Office spokeswoman Gail
Tierney said a report was
made to a student resource
officer at the start of the school
year that Huggins was spend-
ing an unusual amount of time
with students outside of class,
but the case was turned over to
the school district to investi-
"It wasn't reported that
something criminal was going
on," Tierney said. 'tust that it
was something unusual."
Superintendent of Schools
Please see AIDE/Page 4A
Too much caffeine? Station brawl erupts with cup o' Joe
A 26-year-old man is charged with
aggravated battery and aggravated
battery with a deadly weapon after
a Friday morning incident at a gas
station in Hernando.
: Nicholas Scott Genco, 26, of 4920
E. Parsons Point Road, Hernando,
was arrested Friday when a man
said Genco threw hot coffee, tried
to run over him and hit his van's
driver's side door.
According to the Citrus County
Sheriff's Office report, this is what
A man said after filling up his car
at 635 W. Norvell Bryant Highway
he attempted to leave the gas sta-
tion. Genco's car was blocking the
way, so the man honked his horn.
The two began to argue.
When the man tried to leave, he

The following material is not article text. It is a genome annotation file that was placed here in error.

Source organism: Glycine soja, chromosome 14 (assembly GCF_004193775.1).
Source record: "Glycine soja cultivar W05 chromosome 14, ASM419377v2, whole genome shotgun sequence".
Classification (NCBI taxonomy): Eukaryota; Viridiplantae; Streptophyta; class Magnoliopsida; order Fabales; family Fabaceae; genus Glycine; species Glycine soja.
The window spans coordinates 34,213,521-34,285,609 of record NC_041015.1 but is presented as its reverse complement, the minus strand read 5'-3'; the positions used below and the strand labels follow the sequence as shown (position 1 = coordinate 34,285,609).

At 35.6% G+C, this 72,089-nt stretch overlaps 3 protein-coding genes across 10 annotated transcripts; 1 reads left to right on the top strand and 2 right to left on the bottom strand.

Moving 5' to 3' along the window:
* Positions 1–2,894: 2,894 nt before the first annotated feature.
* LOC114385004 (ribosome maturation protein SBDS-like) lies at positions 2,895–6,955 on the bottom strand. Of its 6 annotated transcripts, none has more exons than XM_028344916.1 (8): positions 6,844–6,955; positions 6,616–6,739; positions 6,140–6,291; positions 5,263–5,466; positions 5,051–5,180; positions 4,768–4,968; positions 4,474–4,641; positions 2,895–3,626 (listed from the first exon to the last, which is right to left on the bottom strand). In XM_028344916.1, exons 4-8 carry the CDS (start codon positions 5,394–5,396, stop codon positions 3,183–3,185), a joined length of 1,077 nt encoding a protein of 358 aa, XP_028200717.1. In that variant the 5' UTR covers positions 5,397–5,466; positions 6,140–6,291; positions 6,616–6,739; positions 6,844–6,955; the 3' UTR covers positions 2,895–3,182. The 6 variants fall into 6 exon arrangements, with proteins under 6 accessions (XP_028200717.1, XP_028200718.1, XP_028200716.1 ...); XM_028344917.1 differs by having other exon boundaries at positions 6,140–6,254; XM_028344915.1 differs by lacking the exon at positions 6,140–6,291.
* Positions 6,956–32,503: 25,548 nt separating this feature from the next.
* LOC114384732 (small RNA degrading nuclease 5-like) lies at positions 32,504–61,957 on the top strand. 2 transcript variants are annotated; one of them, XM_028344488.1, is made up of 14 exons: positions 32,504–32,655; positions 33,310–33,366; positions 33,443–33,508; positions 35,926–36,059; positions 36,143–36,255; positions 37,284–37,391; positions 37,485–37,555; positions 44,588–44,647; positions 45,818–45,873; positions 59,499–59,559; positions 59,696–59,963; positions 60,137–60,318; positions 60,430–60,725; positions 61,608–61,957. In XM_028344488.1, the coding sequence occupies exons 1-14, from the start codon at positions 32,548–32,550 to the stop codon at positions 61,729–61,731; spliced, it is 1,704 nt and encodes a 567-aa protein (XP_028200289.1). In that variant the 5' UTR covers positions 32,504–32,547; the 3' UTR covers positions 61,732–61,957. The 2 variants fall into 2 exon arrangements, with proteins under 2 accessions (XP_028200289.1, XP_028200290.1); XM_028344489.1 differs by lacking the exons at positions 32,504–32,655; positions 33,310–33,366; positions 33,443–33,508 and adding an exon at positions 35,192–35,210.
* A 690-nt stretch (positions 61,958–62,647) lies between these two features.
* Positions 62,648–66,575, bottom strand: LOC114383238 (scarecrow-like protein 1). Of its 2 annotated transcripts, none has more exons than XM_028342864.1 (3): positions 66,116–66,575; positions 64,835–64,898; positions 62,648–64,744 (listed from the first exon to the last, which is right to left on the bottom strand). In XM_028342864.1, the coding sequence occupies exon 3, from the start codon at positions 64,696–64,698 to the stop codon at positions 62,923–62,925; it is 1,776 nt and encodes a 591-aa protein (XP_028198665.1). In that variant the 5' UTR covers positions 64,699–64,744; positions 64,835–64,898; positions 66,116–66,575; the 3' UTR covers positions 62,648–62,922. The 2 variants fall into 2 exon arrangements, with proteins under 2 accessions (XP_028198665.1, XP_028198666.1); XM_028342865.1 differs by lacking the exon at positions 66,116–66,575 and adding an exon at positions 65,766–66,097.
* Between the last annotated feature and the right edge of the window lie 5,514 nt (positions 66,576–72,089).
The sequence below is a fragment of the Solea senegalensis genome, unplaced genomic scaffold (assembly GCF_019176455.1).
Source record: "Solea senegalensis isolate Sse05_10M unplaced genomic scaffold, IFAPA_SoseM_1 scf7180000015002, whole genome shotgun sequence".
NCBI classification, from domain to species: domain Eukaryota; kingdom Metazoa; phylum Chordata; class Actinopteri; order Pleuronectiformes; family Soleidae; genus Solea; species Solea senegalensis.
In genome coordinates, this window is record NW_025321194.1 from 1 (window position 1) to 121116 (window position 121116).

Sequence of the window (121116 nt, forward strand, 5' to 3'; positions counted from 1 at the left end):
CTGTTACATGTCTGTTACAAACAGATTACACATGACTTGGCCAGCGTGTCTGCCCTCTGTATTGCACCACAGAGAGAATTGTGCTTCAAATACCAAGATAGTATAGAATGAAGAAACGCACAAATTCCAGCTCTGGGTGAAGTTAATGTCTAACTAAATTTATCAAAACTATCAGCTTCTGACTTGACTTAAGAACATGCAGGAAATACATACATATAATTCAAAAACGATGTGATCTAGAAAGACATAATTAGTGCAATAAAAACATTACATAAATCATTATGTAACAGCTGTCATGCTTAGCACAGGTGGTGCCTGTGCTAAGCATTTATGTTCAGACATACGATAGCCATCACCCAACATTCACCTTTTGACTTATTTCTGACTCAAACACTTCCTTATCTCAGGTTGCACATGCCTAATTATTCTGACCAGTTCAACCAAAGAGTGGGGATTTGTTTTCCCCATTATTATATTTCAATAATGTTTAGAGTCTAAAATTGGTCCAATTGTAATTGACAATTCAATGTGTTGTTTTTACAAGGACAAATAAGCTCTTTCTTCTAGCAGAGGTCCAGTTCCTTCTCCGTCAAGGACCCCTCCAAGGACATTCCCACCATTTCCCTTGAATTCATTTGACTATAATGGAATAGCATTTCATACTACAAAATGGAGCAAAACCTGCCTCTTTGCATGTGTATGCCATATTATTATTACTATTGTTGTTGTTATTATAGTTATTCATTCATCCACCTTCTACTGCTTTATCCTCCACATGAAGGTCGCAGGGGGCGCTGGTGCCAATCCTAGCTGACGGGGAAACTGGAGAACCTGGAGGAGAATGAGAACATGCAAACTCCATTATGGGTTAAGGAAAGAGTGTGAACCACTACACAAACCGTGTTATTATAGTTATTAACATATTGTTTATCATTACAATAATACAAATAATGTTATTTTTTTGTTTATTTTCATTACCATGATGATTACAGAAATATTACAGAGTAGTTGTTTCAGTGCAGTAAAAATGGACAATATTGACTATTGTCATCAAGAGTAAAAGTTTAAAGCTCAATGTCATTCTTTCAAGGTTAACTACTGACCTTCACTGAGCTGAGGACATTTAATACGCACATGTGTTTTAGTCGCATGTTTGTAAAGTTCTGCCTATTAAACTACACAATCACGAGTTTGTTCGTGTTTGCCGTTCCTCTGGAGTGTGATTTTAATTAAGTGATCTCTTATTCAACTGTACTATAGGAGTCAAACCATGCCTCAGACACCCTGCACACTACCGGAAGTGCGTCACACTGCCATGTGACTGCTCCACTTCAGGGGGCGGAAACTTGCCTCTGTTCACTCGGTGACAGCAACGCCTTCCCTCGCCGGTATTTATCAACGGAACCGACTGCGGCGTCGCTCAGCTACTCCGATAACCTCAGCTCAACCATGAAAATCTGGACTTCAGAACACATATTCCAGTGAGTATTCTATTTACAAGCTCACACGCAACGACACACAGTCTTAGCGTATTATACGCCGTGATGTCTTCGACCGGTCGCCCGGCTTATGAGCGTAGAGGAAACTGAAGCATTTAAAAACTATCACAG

told deputies Genco threw a hot cup
of coffee at him, splattering hot cof-
fee on the man's face and clothes.
The man then punched Genco's
windshield, shattering the passen-
ger's side of the glass. The man said
Genco then tried to run over him,
but he avoided Genco's car.
Genco circled the parking lot,;
speeding toward the man's parked
van. The man had just climbed into
the driver's seat when Genco struck
the driver's side door.
In retaliation, the man quickly got
out of his van, ran to Genco's car
and punched the driver's door win-
dow, shattering the glass.
Several people witnessed the
incident and gave reports to
Genco was transported to Citrus
Memorial Hospital for cuts on his
,forehead from the broken glass, but
refused treatment.at the hospital.
He told deputies he didn't see
coffee splash the man, didn't
attempt to run over the victim with
,his car and didn't intend to hit the
' Genco's bond was set at $8,000.
Annie's Mailbox . 8C
Movies ......... 9C
Comics ......... 9C
Crossword . . . 8C